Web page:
Little update for those following this. An update on the work ahead from the kind people at 'Maison du Violon'


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I am also very interested in your story!  Looking forward to hearing the rest of it! :)

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It's an interesting story with good possibilities.  The best way I've found to get information about old American makers is contact violin shops or even music stores around the region that they worked in.  The instruments have tended to stay in the area and people have usually seen them and know something about them.  I'm sure there are plenty of violin shops around St. Pete.  He must have gone from penniless to fairly well to do, because patents are expensive (and rarely worth it except as part of a strategy).

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I can't believe I found this article. I often went to Mr. Szymanski's shop. I have a violin made by him, it has such a rich sound, it almost sounds like a viola. Even strung it as a viola once when I played viola for a small orchestra and no available viola.

All the information that you have quoted about him I heard directly from him. I can hear him talking with his rich German accent. I can also smell his shop, it had such a distinct aroma. He could make his instruments sing.

His 1st shop was on the St. Petersburg side of 49th St, then moved across 49th St, and a few blocks down the same boulevard into Gulfport.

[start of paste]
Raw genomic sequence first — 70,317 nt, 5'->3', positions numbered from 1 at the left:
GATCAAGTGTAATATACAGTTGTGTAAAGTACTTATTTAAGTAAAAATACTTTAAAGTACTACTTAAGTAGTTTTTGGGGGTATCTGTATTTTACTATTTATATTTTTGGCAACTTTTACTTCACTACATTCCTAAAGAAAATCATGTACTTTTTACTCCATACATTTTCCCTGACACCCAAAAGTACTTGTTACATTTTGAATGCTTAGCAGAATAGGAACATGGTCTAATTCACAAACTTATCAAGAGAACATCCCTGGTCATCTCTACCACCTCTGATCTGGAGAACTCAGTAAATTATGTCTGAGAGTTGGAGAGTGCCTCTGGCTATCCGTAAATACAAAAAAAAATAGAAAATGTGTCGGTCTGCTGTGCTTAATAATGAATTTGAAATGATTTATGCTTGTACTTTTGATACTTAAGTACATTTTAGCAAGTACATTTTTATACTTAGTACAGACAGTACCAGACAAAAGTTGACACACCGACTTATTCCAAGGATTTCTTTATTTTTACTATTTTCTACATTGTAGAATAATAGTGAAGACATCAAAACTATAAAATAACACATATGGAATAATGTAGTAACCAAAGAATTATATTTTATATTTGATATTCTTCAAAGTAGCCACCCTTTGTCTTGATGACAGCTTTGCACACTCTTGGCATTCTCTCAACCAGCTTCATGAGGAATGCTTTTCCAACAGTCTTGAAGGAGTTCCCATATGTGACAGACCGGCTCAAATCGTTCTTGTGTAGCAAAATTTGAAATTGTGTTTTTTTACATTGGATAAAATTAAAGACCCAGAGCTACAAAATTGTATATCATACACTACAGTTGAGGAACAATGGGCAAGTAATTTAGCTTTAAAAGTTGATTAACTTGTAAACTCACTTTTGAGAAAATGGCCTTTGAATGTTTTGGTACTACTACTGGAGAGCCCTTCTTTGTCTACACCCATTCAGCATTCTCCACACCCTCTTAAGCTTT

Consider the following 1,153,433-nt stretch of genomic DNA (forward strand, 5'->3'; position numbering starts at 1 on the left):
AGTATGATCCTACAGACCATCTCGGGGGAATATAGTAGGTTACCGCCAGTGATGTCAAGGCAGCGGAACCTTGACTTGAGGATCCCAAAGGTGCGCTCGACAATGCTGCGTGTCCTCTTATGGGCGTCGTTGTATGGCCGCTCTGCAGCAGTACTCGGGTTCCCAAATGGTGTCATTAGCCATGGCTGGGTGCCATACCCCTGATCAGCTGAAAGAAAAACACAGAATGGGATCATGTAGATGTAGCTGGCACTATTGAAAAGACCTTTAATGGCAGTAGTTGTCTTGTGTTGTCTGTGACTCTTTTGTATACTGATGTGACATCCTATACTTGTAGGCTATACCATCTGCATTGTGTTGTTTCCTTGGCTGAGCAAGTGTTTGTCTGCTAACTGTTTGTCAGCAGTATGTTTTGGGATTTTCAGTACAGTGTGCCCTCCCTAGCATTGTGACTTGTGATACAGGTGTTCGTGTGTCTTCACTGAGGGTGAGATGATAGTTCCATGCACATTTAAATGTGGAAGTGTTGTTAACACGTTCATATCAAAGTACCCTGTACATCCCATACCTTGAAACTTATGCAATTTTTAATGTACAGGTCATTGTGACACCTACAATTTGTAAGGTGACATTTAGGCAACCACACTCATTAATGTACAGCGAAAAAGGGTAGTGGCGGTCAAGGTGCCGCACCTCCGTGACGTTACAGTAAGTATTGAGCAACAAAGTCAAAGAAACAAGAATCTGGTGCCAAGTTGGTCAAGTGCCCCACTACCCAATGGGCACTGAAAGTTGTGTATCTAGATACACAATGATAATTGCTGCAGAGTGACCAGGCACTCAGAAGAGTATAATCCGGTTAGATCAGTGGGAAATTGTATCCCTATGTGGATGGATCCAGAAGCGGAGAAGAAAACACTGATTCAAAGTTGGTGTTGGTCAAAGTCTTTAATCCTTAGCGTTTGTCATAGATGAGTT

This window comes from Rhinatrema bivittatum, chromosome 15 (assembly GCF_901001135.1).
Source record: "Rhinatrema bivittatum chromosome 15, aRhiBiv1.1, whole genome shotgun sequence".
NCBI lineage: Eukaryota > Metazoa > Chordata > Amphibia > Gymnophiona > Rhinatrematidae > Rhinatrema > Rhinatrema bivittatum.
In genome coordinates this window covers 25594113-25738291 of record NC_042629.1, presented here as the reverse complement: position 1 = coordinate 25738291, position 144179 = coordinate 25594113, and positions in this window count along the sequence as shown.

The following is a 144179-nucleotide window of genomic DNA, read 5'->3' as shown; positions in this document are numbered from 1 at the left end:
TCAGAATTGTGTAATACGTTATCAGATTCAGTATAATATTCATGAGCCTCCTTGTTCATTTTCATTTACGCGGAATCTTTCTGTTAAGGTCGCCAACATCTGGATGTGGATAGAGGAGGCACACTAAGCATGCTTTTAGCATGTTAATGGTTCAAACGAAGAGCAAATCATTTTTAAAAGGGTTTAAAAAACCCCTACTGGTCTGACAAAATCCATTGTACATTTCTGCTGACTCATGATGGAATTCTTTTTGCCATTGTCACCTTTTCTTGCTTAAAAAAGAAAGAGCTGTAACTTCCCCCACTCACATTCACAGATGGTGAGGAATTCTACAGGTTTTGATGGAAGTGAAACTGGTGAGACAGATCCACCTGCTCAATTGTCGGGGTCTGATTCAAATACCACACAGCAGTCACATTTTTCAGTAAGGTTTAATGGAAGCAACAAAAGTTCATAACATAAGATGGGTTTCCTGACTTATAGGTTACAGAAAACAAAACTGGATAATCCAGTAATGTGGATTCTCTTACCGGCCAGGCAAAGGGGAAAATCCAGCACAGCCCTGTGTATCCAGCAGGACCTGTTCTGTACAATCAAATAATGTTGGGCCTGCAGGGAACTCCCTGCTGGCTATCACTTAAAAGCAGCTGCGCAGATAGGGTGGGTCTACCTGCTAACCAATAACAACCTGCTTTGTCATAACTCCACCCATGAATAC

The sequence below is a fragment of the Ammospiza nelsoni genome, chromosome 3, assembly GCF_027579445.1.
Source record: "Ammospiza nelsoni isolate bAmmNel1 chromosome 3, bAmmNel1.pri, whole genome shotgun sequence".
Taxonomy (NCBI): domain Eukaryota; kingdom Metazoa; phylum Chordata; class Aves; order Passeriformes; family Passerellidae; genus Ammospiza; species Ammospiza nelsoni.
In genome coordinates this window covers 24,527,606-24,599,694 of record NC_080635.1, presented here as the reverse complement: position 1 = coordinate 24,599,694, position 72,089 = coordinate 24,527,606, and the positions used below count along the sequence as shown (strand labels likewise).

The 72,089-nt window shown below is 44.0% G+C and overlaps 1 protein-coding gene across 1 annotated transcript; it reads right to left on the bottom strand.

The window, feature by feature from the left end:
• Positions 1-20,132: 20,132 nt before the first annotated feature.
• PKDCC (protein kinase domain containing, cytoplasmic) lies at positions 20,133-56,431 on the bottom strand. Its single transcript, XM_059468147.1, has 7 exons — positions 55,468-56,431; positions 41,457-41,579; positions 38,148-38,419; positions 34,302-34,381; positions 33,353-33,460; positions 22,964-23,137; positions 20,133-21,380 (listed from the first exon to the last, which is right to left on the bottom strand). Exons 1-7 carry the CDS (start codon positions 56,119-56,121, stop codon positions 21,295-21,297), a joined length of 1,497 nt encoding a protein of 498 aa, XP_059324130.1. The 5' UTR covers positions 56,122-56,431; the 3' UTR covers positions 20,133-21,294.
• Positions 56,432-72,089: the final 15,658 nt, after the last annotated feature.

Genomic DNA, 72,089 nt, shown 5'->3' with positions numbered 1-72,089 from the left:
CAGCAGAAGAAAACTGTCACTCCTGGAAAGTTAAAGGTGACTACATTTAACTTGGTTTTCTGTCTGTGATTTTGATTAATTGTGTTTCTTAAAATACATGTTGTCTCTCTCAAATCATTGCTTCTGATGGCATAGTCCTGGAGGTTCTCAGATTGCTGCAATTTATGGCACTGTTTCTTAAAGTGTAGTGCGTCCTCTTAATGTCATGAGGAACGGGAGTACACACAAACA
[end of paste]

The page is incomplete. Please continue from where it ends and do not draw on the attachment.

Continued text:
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Hi Marcella, I am hoping someone can help me find Cremona Hall today, here are the potential addresses I have in Gulfport but street names have changed since the 1960s.


** 1 - In 1955 the Address is 4760 Lakeview Ave, in Gulfport

2 - In 1956 2830 Tifton Street, Gulfport

3 - 4700 Lakeview Avenue, Gulfport

4 - 5416 Gulfport Blvd.S.**



The story got picked up by someone locally here who is a documentary film maker and we are in the process of submitting to the Canadian National Film Board to turn this story into a small Doc covering a bit of the Szymanski family history, Adam's war stories, his emigration to the USA, his return to violin making, the creation of Cremona Hall and also a bit on the strange violin history of St Petersburg like W.B mclaughlin etc ... 


Adam Szymanski had a special life and I think that in his last days he was hoping that his work would help give his family a bit of a place in eternity, I'm sure he knew he'd be the last Szymanski violin maker which is why he spoke with such passion about everything.


On a purely technical standpoint his instruments are all fitted with a unique Bass Bar and Varnish. Both bespoke.


You have an amazingly special violin, please I'd love to see some pictures.